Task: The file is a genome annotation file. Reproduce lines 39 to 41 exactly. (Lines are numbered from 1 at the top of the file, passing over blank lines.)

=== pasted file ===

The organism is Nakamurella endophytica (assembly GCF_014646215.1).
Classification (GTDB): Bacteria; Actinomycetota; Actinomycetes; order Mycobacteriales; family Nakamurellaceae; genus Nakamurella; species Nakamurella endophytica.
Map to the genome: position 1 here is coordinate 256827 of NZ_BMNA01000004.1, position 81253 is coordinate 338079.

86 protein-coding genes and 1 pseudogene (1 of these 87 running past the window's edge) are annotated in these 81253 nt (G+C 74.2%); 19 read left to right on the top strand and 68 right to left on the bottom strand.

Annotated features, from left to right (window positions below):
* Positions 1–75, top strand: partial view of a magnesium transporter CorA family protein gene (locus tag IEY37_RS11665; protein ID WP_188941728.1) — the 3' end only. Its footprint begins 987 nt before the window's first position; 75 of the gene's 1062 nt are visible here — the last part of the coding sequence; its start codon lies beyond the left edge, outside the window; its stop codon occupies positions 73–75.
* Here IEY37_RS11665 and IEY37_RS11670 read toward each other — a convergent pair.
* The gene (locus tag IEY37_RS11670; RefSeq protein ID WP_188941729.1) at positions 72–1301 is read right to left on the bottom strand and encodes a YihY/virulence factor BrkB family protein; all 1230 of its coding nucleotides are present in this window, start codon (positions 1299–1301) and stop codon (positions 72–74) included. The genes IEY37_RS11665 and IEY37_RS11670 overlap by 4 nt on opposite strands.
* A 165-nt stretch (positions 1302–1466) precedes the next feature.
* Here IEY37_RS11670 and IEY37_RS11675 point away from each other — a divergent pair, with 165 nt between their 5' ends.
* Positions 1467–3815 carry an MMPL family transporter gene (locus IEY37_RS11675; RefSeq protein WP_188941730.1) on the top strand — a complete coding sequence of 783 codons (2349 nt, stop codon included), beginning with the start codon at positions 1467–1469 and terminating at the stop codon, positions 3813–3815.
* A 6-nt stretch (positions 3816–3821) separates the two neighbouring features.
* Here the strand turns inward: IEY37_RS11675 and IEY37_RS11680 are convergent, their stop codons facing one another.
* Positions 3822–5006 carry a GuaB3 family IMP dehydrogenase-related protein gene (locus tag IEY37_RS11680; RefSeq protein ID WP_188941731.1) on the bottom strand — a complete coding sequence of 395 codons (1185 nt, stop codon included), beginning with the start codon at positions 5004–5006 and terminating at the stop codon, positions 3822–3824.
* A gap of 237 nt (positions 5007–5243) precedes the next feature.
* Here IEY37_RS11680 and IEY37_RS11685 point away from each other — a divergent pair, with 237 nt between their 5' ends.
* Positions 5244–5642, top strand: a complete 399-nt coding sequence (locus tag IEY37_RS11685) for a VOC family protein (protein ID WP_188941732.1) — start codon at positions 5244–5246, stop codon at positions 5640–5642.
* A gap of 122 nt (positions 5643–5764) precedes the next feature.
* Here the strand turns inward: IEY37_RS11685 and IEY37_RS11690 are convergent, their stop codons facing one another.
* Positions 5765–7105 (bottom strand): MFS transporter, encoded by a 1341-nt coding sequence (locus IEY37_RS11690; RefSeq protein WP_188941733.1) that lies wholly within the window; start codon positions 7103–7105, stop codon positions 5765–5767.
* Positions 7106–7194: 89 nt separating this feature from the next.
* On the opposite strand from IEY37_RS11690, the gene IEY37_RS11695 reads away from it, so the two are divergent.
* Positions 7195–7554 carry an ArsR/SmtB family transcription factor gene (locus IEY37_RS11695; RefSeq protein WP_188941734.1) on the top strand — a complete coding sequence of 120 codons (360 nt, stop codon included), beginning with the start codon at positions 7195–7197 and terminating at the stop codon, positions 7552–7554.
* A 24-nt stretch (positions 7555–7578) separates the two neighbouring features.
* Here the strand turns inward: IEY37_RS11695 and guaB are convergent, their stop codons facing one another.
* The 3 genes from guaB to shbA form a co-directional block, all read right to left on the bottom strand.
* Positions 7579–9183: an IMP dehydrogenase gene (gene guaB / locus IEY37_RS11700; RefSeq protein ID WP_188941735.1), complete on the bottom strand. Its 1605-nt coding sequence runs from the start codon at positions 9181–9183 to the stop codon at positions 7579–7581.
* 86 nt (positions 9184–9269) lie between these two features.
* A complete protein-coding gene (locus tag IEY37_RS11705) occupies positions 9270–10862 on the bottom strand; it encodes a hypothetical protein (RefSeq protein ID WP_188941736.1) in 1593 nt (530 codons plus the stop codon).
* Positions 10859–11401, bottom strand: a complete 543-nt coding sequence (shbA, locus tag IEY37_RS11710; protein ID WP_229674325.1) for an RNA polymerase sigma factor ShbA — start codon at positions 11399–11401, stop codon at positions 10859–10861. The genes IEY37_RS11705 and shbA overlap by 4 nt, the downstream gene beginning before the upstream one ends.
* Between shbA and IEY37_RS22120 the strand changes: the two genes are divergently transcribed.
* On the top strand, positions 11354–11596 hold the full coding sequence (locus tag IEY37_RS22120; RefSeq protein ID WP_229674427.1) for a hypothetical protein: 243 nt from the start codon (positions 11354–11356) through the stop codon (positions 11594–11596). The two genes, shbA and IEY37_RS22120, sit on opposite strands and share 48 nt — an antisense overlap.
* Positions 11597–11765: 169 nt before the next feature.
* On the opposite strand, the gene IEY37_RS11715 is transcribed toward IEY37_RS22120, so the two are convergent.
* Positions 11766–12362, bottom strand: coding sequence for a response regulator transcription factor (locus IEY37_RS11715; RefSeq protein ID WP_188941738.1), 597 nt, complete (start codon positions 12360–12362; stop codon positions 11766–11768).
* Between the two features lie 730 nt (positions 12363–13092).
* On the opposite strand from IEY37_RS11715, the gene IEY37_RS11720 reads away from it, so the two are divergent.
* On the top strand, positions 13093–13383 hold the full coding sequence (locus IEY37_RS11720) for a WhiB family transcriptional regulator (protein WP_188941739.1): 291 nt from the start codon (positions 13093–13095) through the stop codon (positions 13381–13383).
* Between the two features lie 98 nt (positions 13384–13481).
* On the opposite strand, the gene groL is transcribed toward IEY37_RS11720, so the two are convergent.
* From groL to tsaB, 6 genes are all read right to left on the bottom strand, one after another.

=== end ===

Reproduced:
* Between the two features lie 98 nt (positions 13384–13481).
* On the opposite strand, the gene groL is transcribed toward IEY37_RS11720, so the two are convergent.
* From groL to tsaB, 6 genes are all read right to left on the bottom strand, one after another.